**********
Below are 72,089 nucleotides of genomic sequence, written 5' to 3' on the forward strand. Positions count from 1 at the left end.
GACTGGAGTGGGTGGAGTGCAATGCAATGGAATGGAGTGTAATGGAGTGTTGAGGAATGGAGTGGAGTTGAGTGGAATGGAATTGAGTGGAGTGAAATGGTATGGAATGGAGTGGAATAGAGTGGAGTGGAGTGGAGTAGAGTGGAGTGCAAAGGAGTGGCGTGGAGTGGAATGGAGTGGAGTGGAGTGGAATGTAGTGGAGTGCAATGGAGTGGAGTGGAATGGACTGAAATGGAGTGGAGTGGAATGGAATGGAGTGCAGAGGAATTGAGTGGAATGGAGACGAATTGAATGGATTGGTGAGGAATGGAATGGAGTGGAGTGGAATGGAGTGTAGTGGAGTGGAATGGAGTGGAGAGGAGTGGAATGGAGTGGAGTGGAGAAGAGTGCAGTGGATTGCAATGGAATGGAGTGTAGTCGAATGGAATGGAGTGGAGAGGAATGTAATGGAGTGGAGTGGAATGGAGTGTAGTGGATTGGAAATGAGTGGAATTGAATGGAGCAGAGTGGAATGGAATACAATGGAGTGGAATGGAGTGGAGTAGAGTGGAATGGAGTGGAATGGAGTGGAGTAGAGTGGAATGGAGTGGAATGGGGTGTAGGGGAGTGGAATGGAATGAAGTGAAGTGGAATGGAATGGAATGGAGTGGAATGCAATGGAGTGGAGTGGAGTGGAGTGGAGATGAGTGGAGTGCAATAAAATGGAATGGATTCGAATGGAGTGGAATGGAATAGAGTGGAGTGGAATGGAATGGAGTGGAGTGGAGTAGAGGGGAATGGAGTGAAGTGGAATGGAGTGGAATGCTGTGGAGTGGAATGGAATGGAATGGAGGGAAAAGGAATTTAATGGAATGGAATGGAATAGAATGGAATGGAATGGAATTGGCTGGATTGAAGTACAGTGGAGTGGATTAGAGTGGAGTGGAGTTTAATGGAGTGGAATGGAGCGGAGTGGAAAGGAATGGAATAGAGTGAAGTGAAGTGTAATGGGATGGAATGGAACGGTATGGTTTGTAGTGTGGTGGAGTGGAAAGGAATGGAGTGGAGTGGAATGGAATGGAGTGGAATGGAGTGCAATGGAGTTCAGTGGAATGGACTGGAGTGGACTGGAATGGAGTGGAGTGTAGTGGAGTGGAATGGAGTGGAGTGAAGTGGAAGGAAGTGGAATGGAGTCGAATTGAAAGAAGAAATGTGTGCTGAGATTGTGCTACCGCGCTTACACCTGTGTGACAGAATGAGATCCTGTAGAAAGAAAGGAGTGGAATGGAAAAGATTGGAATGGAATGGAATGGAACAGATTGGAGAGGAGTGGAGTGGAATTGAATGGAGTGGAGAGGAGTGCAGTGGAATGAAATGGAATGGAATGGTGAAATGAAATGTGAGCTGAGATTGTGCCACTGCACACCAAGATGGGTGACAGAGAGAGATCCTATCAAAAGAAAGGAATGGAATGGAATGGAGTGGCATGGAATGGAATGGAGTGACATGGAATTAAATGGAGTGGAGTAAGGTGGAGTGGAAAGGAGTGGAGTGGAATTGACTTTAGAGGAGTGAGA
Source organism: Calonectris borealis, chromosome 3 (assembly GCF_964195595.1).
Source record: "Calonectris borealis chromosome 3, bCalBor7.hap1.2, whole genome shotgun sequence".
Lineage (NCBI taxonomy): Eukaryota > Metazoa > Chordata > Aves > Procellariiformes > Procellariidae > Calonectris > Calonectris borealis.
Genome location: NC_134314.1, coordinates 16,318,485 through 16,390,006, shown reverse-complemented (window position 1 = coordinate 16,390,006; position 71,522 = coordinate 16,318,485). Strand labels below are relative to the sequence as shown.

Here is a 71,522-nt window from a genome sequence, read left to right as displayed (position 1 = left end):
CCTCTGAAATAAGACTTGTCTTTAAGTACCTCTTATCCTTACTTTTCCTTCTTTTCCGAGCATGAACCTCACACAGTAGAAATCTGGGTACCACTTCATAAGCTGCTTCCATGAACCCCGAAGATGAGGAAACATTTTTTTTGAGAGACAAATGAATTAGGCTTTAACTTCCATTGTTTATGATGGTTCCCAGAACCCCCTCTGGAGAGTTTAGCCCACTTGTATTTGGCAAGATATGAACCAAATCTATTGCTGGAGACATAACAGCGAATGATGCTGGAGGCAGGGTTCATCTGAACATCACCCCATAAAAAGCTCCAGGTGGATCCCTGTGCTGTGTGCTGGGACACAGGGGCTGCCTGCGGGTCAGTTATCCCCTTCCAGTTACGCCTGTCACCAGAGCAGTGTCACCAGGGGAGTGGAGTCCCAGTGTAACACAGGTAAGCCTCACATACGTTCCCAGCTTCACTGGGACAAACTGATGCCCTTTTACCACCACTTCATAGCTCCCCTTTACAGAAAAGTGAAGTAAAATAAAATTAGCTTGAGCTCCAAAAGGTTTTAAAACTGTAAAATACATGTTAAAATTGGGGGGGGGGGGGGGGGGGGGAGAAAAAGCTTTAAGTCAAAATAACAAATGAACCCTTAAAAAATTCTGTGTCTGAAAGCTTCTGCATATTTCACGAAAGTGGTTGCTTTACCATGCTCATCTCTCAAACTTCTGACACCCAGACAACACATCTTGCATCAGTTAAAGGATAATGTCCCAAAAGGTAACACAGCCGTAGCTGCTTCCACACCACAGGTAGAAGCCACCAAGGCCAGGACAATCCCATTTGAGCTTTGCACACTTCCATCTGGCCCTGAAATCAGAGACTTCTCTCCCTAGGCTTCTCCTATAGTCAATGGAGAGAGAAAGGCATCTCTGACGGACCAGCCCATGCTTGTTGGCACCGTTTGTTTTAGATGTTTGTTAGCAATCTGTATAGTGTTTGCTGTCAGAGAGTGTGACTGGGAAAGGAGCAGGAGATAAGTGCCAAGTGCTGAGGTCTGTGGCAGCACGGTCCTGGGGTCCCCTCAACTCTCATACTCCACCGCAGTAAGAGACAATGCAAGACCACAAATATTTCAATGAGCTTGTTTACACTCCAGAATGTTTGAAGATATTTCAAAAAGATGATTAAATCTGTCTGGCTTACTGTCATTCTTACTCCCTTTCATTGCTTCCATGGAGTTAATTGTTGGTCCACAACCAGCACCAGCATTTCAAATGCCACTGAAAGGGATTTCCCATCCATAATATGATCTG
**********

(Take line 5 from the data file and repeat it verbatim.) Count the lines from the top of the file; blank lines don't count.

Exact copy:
Lineage (NCBI taxonomy): Eukaryota > Metazoa > Chordata > Aves > Procellariiformes > Procellariidae > Calonectris > Calonectris borealis.